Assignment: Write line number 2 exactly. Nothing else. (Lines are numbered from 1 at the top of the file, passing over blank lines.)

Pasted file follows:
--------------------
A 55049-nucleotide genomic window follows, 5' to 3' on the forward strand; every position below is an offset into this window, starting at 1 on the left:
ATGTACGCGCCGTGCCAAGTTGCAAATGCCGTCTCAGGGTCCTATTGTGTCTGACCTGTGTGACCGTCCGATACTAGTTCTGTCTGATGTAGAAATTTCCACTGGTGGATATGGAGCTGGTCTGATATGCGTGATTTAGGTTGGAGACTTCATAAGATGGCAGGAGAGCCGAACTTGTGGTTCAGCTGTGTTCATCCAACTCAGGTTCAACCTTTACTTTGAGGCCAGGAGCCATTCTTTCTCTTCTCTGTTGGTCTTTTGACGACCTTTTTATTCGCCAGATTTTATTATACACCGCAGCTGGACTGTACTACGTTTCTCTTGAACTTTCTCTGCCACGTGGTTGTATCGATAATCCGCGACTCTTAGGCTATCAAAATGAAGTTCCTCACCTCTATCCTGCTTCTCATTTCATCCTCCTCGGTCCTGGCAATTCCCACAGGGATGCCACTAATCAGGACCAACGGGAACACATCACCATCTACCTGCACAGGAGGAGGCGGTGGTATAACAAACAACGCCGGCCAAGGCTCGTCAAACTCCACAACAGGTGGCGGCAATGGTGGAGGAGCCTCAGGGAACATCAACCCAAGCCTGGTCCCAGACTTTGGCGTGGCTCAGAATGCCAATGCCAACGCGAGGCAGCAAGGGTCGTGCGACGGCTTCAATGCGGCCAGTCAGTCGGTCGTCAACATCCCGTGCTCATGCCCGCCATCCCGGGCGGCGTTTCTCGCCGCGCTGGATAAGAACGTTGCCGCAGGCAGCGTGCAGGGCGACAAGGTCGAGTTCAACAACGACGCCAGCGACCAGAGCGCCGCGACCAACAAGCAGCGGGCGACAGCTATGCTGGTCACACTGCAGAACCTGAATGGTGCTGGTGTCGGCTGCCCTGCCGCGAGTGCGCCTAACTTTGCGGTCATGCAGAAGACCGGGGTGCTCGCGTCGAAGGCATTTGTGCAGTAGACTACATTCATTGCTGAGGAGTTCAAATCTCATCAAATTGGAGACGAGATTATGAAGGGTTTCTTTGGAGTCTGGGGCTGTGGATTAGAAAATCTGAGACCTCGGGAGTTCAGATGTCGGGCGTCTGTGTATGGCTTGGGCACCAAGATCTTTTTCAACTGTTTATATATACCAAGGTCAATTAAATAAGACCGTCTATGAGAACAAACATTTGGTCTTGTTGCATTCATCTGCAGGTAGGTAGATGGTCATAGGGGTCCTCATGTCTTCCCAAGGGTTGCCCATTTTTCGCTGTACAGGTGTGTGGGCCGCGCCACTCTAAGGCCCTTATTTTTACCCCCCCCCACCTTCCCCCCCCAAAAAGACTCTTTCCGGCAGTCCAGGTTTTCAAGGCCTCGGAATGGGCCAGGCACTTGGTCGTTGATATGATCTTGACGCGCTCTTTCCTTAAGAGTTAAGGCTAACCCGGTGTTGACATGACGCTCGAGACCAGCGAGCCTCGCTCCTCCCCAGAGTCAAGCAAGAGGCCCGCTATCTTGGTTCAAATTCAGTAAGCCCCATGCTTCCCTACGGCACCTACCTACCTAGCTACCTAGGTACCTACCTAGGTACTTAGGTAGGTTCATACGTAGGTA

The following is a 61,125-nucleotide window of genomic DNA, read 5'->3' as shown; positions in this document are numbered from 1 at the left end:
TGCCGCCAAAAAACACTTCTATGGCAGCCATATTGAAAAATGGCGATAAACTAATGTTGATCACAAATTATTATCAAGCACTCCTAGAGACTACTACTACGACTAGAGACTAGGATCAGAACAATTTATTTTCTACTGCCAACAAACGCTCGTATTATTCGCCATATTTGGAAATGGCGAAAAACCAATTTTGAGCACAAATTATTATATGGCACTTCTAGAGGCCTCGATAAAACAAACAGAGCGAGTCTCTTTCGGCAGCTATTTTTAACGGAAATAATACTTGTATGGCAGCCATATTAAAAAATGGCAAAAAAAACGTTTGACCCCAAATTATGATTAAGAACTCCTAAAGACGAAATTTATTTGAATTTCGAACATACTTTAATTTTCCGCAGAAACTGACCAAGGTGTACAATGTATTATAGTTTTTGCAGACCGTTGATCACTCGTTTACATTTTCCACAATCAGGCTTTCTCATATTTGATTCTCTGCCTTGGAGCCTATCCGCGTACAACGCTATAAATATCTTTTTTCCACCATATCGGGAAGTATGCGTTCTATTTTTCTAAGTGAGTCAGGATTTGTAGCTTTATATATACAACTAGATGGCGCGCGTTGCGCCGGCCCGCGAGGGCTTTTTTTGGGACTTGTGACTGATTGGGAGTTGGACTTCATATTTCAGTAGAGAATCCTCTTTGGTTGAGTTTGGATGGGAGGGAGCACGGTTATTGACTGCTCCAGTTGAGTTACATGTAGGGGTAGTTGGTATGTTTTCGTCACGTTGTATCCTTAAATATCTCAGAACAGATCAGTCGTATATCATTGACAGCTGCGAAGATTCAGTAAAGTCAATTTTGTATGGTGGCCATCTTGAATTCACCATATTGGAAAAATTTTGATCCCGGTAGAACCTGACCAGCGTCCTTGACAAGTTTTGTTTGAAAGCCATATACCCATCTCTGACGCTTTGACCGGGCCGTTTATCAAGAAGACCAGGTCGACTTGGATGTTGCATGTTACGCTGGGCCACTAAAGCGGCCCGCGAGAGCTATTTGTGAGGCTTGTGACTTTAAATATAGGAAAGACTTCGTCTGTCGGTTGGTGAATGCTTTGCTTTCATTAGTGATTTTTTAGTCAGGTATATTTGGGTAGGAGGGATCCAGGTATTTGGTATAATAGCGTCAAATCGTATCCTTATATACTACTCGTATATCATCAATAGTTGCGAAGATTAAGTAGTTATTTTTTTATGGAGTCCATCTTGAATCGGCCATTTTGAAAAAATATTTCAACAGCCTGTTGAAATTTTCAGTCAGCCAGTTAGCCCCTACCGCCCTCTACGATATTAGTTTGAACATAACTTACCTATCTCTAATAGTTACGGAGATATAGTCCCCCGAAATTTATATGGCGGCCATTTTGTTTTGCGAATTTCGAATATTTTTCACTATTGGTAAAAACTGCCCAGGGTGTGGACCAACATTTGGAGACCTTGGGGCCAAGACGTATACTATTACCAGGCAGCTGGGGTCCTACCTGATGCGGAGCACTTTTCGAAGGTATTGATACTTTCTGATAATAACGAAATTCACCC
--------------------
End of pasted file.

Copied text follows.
ATGTACGCGCCGTGCCAAGTTGCAAATGCCGTCTCAGGGTCCTATTGTGTCTGACCTGTGTGACCGTCCGATACTAGTTCTGTCTGATGTAGAAATTTCCACTGGTGGATATGGAGCTGGTCTGATATGCGTGATTTAGGTTGGAGACTTCATAAGATGGCAGGAGAGCCGAACTTGTGGTTCAGCTGTGTTCATCCAACTCAGGTTCAACCTTTACTTTGAGGCCAGGAGCCATTCTTTCTCTTCTCTGTTGGTCTTTTGACGACCTTTTTATTCGCCAGATTTTATTATACACCGCAGCTGGACTGTACTACGTTTCTCTTGAACTTTCTCTGCCACGTGGTTGTATCGATAATCCGCGACTCTTAGGCTATCAAAATGAAGTTCCTCACCTCTATCCTGCTTCTCATTTCATCCTCCTCGGTCCTGGCAATTCCCACAGGGATGCCACTAATCAGGACCAACGGGAACACATCACCATCTACCTGCACAGGAGGAGGCGGTGGTATAACAAACAACGCCGGCCAAGGCTCGTCAAACTCCACAACAGGTGGCGGCAATGGTGGAGGAGCCTCAGGGAACATCAACCCAAGCCTGGTCCCAGACTTTGGCGTGGCTCAGAATGCCAATGCCAACGCGAGGCAGCAAGGGTCGTGCGACGGCTTCAATGCGGCCAGTCAGTCGGTCGTCAACATCCCGTGCTCATGCCCGCCATCCCGGGCGGCGTTTCTCGCCGCGCTGGATAAGAACGTTGCCGCAGGCAGCGTGCAGGGCGACAAGGTCGAGTTCAACAACGACGCCAGCGACCAGAGCGCCGCGACCAACAAGCAGCGGGCGACAGCTATGCTGGTCACACTGCAGAACCTGAATGGTGCTGGTGTCGGCTGCCCTGCCGCGAGTGCGCCTAACTTTGCGGTCATGCAGAAGACCGGGGTGCTCGCGTCGAAGGCATTTGTGCAGTAGACTACATTCATTGCTGAGGAGTTCAAATCTCATCAAATTGGAGACGAGATTATGAAGGGTTTCTTTGGAGTCTGGGGCTGTGGATTAGAAAATCTGAGACCTCGGGAGTTCAGATGTCGGGCGTCTGTGTATGGCTTGGGCACCAAGATCTTTTTCAACTGTTTATATATACCAAGGTCAATTAAATAAGACCGTCTATGAGAACAAACATTTGGTCTTGTTGCATTCATCTGCAGGTAGGTAGATGGTCATAGGGGTCCTCATGTCTTCCCAAGGGTTGCCCATTTTTCGCTGTACAGGTGTGTGGGCCGCGCCACTCTAAGGCCCTTATTTTTACCCCCCCCCACCTTCCCCCCCCAAAAAGACTCTTTCCGGCAGTCCAGGTTTTCAAGGCCTCGGAATGGGCCAGGCACTTGGTCGTTGATATGATCTTGACGCGCTCTTTCCTTAAGAGTTAAGGCTAACCCGGTGTTGACATGACGCTCGAGACCAGCGAGCCTCGCTCCTCCCCAGAGTCAAGCAAGAGGCCCGCTATCTTGGTTCAAATTCAGTAAGCCCCATGCTTCCCTACGGCACCTACCTACCTAGCTACCTAGGTACCTACCTAGGTACTTAGGTAGGTTCATACGTAGGTA